Client Alerts
September 07, 2017

A New Era of Justice for Businesses, Too?

Stites & Harbison Client Alert, September 7, 2017

by Stites & Harbison, PLLC

When Jefferson Beauregard Sessions was sworn in as the 84th Attorney General of the United States in January, business owners were among those wondering what he meant when he declared: “A new era of justice begins, and it begins right now.” Unlike many political appointments, this member of President Trump’s cabinet’s role as the nation’s chief law enforcement officer has the potential for immediate direct and meaningful impact upon businesses, especially those in heavily-regulated industries. What will that impact be?

President Trump won the election in part, at least, on a promise to shrink the federal government, and to get it “off the backs” of American business. Further, he and General Sessions have emphasized their intention to address immigration, and “guns and drugs” as part of a campaign promise to keep Americans safe. Does this mean businesses can breathe a sigh of relief and assume the Department of Justice and other regulatory agencies will leave them alone?

Yes and no.

First, career federal lawyers within the agencies and in the Department of Justice (and at the United States Attorneys’ Offices around the country) consider crime and regulatory violations in their local, immediate settings and not necessarily as a part of a broader, less specific national strategy. Two categories of federal investigation and, in certain cases, criminal prosecution may continue at the same – or at an even higher – pace as in the previous administration.

Immigration: Perhaps the President’s signature campaign promise involved reducing illegal immigration. Employers’ hiring practices could come under even greater scrutiny under Attorney General Sessions’ DOJ. In April General Sessions announced the addition of 50 more immigration judges this year, and 75 next year in a memo that required federal prosecutors to prioritize federal criminal immigration enforcement. Immigration authorities have long held employers responsible for knowing the legal status of their applicants, and it’s reasonable to believe documentation and processes will be looked at even more closely. “To ensure that these priorities are implemented” the Attorney General said “starting today, each U.S. Attorney’s Office . . . will designate an Assistant United States Attorney as the Border Security Coordinator for their District.” These coordinators will be looking for work to do, and to make an impression. (New I-9 Form Takes Effect September 18, 2017 - What's changed and Important Reminders to Ensure Compliance.)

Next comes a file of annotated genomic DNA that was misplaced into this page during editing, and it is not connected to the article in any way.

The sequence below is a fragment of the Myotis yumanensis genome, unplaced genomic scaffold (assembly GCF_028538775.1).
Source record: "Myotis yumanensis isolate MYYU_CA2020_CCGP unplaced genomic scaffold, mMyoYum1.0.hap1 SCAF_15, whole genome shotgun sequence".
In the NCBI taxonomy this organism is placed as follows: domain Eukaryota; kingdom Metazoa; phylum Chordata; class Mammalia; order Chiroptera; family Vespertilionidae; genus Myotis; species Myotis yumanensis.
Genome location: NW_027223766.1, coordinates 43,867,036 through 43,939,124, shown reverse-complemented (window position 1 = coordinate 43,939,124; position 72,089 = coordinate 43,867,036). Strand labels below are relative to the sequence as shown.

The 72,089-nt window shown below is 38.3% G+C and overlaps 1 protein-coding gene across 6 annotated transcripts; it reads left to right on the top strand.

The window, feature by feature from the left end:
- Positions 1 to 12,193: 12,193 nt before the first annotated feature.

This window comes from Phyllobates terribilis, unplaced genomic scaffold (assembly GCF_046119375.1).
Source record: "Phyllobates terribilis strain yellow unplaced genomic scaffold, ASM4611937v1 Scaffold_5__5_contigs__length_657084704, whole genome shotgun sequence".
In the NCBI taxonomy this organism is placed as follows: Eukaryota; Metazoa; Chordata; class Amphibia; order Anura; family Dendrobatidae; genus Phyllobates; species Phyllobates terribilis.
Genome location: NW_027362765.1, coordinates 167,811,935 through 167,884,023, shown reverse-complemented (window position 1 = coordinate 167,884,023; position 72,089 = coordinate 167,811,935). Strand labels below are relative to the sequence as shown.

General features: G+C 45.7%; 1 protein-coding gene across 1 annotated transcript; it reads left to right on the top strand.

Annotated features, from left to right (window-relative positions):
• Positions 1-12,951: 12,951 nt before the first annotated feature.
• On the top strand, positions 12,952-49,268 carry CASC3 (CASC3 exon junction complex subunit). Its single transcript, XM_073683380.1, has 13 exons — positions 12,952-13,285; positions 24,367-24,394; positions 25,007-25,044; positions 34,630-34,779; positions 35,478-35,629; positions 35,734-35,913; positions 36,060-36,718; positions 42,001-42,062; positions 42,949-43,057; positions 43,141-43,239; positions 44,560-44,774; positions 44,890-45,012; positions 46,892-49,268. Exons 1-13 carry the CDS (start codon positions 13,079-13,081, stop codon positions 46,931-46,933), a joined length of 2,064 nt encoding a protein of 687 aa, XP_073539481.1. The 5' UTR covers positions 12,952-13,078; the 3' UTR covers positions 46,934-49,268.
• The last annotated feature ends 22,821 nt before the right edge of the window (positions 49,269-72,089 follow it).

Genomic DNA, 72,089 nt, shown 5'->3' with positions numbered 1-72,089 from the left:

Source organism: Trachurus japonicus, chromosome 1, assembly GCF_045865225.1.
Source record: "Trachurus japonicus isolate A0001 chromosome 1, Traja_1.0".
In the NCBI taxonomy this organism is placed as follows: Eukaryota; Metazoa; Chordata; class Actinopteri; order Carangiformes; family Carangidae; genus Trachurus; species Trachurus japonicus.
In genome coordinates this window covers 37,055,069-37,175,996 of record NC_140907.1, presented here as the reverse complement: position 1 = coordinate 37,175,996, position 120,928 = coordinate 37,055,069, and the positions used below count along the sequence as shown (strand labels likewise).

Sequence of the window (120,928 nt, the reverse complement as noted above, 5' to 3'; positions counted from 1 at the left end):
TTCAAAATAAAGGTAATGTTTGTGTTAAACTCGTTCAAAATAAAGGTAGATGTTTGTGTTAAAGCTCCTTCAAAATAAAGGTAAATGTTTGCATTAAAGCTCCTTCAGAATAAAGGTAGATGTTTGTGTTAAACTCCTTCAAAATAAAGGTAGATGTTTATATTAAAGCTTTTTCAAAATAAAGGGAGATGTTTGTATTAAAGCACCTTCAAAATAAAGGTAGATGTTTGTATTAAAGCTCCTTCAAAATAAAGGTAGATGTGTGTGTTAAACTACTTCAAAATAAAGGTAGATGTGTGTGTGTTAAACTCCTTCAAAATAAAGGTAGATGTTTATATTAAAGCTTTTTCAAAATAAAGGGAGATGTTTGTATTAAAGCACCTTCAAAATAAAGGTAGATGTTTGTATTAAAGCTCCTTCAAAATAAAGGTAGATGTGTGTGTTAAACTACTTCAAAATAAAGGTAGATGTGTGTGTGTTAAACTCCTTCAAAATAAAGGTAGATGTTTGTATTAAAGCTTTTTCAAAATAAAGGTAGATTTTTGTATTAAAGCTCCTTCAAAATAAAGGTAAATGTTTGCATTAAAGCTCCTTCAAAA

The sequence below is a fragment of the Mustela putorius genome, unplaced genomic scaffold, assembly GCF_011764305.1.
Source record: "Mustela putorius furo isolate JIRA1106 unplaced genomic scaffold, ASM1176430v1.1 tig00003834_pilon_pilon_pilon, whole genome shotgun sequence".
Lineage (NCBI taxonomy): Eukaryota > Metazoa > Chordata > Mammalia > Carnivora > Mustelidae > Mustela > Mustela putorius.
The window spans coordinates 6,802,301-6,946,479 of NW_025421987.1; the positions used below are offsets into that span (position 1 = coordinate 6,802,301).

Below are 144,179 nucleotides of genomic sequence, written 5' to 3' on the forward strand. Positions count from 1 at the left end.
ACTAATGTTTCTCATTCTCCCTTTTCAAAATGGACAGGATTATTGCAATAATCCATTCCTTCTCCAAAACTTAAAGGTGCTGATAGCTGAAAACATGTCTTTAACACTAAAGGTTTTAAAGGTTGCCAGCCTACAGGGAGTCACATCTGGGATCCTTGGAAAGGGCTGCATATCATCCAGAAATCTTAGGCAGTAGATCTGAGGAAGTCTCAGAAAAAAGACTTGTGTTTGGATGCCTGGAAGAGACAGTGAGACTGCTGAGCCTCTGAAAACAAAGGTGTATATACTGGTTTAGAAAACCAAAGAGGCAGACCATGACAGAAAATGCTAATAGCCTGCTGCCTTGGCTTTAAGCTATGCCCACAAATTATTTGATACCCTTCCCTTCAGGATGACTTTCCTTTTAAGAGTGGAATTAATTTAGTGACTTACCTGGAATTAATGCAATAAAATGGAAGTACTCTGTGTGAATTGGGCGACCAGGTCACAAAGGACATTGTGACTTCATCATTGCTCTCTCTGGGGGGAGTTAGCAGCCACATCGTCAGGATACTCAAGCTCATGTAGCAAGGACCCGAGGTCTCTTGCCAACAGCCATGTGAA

False Claims Act investigations/prosecutions: Businesses that submit claims for payment to the government, or submit claims to others who in turn submit claims to the government (any government contract, and some that aren’t) can run afoul of the False Claims Act (“FCA”) and its fines, treble damages, and even criminal implications. Most FCA investigations, though, are filed first by whistleblowers – “relators.” These relators are often disgruntled ex-employees, and there is no reason to believe there will be fewer of them simply because there is a new President or Attorney General. The potential financial awards to relators are high. The DOJ will continue to gladly investigate complaints that have merit.

EPA/Environmental: Businesses regularly under the scrutiny of the Environmental Protection Agency (“EPA”) may, on the other hand, feel the effect of a dramatically reduced relevant federal workforce. The DOJ depends upon the EPA to investigate its environmental cases, and the EPA’s budget has declined from $10.3 billion in 2010 to about $8.1 billion in 2016. Transactional Records Access Clearinghouse, affiliated with Syracuse University, reports that EPA criminal prosecutions are down by 50% in the past five (5) years.

The work of the DOJ and local federal prosecutors and agencies will continue. Businesses in highly-regulated industries should continue to consider rhetoric and high-level public statements as important but not determinative of the relationship between their business and the federal government.

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